Recipients of the four annually awarded Internal Faculty Fellowships receive a one-course teaching release in the spring semester of the fellowship year, a $1,000 research bursary, and an office in the Glasscock Center for the fellowship year. These fellows, along with the Glasscock Faculty Research Fellows, will present and participate in the Faculty Colloquium Series during their fellowship semester.
Academic Year 2016-2017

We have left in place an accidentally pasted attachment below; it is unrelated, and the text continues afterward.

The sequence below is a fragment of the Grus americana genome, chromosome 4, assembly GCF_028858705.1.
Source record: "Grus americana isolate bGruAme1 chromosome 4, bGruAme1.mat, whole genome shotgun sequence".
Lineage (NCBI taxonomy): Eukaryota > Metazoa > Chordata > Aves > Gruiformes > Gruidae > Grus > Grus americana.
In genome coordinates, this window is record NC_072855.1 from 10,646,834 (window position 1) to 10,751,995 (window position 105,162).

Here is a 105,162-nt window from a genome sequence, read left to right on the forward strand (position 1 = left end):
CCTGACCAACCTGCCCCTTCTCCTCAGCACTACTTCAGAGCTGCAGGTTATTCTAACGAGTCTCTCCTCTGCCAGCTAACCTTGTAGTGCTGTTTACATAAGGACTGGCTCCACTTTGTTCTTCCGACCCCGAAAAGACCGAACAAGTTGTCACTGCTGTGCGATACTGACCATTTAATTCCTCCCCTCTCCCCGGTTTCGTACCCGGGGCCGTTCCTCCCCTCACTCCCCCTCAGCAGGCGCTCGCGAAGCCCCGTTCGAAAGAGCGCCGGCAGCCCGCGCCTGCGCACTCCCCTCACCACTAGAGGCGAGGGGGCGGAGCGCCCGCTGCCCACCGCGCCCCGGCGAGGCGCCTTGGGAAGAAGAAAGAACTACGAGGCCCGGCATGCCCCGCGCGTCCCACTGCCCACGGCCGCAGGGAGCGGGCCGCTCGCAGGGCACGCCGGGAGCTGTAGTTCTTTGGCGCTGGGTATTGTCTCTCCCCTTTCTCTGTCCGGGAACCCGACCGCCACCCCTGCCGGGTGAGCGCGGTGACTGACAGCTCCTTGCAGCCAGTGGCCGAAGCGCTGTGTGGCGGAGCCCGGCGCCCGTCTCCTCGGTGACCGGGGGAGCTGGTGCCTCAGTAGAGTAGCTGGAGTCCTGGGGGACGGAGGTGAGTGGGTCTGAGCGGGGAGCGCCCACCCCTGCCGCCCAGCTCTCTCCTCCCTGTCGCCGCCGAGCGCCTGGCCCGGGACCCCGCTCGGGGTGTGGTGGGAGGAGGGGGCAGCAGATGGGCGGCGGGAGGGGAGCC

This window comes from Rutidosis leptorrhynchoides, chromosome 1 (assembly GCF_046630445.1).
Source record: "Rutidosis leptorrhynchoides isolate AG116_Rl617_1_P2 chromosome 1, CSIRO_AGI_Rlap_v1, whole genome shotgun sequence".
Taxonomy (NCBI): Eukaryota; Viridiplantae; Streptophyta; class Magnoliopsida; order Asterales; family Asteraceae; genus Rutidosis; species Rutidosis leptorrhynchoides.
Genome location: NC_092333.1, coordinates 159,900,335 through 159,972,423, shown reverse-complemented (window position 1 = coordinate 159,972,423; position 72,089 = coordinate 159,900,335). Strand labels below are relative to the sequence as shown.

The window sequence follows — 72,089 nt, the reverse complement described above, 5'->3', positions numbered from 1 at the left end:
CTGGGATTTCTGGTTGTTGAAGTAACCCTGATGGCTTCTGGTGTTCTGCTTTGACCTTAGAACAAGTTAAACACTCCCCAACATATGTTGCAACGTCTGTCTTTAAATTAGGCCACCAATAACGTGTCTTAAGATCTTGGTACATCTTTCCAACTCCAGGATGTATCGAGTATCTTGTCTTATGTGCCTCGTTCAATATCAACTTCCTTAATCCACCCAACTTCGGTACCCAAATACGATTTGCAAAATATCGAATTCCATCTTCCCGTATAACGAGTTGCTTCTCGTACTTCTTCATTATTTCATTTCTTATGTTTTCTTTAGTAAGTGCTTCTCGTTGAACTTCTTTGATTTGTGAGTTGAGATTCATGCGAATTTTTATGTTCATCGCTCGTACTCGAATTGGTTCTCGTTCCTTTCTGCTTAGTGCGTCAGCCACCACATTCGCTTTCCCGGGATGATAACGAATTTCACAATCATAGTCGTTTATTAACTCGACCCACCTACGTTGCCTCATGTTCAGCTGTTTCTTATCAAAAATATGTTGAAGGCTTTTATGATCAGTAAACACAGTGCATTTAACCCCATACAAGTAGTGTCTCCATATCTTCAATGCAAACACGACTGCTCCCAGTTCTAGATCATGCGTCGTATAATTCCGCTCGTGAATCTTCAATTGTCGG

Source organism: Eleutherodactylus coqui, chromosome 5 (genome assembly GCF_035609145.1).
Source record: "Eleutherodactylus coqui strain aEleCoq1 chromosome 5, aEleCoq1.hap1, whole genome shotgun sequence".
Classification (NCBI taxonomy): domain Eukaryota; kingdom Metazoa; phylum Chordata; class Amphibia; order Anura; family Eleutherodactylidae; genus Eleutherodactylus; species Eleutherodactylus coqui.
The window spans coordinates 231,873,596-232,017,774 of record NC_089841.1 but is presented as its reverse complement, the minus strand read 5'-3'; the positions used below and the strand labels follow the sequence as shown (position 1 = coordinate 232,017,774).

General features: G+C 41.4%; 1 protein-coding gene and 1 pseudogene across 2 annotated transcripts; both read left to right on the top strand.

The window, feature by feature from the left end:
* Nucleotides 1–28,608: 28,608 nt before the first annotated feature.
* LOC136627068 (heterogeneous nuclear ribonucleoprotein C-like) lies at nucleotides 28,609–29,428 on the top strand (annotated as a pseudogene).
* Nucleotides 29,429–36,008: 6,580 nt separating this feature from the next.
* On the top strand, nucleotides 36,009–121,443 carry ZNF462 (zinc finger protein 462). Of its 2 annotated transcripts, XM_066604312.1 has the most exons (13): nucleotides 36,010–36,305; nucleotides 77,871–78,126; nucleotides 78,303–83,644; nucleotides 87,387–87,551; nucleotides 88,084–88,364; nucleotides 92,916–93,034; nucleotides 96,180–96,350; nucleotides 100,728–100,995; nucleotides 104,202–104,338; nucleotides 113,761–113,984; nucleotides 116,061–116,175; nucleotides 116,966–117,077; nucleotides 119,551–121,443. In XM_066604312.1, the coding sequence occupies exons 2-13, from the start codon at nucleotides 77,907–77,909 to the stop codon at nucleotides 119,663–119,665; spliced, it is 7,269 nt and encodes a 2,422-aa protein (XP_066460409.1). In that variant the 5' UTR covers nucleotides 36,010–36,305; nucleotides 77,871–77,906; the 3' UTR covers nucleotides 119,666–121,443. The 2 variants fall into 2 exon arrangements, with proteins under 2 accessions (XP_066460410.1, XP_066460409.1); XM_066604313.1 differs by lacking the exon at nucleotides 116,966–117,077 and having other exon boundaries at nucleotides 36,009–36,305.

Carlos Blanton, Associate Professor of History, will work on a project titled, “Between Black and White: The Chicana/o in the American Mind.” This project is a history of how Chicana/o peoples were understood in American intellectual thought from the early nineteenth century through the late twentieth century. Unlike other minorities in the United States, not much academic discourse over Chicana/o history exists. Professor Blanton analyzes four discrete intellectual discourses in U.S. history: 1) a slavery discourse (1840s-1850s) among policy makers and race theorists over the “All Mexico” and filibustering questions during and after the U.S.-Mexico War; 2) a restriction discourse (1890s-1920s) from medical and anthropological scholars focused on immigration; 3) a segregation discourse (1910s-1940s) of educators and psychometricians concerned with school policy; and 4) an assimilation discourse (1930s-1970s) among social scientists interested in culture from an environmentalist perspective. In this project Blanton asks several questions. How have U.S. intellectuals viewed the Chicana/o population in different periods of the nation’s history? To what extent were those ideas connected to contemporary political and cultural debates? To what degree did each discourse build upon older discourses? And how have Chicana/o peoples (or scholars sympathetic to them) contested or modified these notions? Through these questions, Blanton hopes to provide a new intellectual genealogy of racism in the U.S. that goes beyond the Black-White binary. Blanton aims to submit a journal article and a book proposal based on this research.